When Pets and Owners Grieve
There was a time when scientists didn’t believe that animals felt emotions.
It was commonly believed that all animals did was react to what was happening to them. We know better now, of course.
We see the joy on our dog’s face when we come home from work, and feel the vibration and hear the purr when we cuddle with our cat. Thankfully, the scientific community has changed its mind and realizes that humans are not the only ones to feel emotions.
One emotion that still baffles the scientific community, however, is grief. We suffer from grief when someone we know passes away but it has been hard for many to understand that animals could feel the hurt and sadness that comes with grief. After all, if one feels grief that means one would also have to have some understanding of loss and death, and the question appears to be, “Do animals understand life, death, and loss?
What is Grief?
Grief is the reaction to the loss of someone or something important to you. The strength of the connection to that someone or something seems to be the key to the depth of the grief. When a child passes away, the grief is overwhelming as it can also be when a spouse, parent, or close friend dies. When treasured dog, cat, or horses passes away the grief can be just as painful.
There are typically several stages of grief which include denial, anger, bargaining, depression, and acceptance. Although many people go through all five stages in various degrees it’s not unusual for someone to skip one or two of the steps or to add in a unique step. For example, some people add in a stage of false happiness or faked normalcy. “I’m all better now!” In other situations, there may be anticipatory grief if a loved one has a long term, terminal illness. The stages of grief, no matter what they are, are normal and to heal, they must be dealt with as they occur.
When Animals Grieve
A number of years ago, I remember seeing a documentary on elephants that had a brief segment on grief. One of the herd’s matriarchs, an older female elephant, passed away. Each member of the herd visited with her, touching her body with their trunks, standing over her, swaying, and vocalizing. It was a revelation to me, not that they felt grief, but the obvious extent of their grief. It looked like a family gathering, a wake, that I had experienced with my own family members.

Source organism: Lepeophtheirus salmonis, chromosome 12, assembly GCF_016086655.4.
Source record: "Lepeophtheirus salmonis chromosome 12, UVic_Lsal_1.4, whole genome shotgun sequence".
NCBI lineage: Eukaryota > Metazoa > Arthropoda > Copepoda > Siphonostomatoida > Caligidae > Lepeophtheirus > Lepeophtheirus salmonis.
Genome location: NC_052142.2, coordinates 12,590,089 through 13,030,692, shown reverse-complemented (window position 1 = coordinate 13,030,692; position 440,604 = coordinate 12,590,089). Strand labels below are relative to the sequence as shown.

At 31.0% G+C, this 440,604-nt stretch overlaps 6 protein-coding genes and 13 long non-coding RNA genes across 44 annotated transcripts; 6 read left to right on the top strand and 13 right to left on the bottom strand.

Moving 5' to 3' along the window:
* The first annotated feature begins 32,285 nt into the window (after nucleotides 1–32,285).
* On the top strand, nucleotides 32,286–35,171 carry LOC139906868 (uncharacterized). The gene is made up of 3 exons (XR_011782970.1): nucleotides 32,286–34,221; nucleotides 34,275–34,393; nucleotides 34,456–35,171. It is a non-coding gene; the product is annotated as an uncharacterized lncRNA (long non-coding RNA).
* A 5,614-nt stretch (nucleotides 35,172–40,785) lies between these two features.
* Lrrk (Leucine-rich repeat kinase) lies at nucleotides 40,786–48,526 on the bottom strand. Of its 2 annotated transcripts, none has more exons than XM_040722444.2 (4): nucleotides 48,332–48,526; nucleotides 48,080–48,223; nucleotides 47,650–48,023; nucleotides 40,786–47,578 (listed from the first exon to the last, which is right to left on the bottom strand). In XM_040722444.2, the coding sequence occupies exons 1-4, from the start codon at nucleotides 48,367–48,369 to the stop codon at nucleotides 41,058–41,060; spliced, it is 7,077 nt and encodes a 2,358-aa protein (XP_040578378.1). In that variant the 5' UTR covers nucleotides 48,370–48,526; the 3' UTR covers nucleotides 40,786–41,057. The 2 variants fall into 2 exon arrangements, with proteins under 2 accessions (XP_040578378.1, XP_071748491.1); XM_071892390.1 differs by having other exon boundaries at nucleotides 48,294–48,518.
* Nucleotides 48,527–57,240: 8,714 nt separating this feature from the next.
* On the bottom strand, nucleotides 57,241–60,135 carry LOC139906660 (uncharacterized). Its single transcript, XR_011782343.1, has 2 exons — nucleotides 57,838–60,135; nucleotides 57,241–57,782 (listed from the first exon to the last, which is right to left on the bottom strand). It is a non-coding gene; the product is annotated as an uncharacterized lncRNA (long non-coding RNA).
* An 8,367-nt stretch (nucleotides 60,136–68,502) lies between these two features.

Elephants aren’t the only animals who grieve, however, Barbara J. King, author of the book, How Animals Grieve, has researched the subject significantly and found horses, dolphins, birds, and primates all grieve, as well as dogs, cats, and rabbits. Mourning is, in fact, more common than not.
My Personal Experience With Bashir
Although I’ve written about grief previously, it all came back to me when my 13-year-old Australian Shepherd, Bashir, passed away on July 7, 2016. I still get a lump in my throat thinking about his passing. Bashir was a wonderful dog and was by my side supporting me when both my father and my husband passed away. He saw me through my grief for both of those wonderful men. I knew Bashir was growing older but the idea of losing him was not something I wanted to consider. Unfortunately, none of us, human or canine, are immortal and someday we all have to face it.
In working through the stages of grief after Bashir’s death I knew there were no shortcuts; I would simply have to deal with it. My personal sadness was interrupted, though, when I realized two of my animal companions were suffering as much (or more) than I was. Bones, my then three year old English Shepherd, had been raised by Bashir. Bones hero worshipped Bashir and copied him when he could. Bashir was definitely Bones’ father figure, protector, teacher, and friend.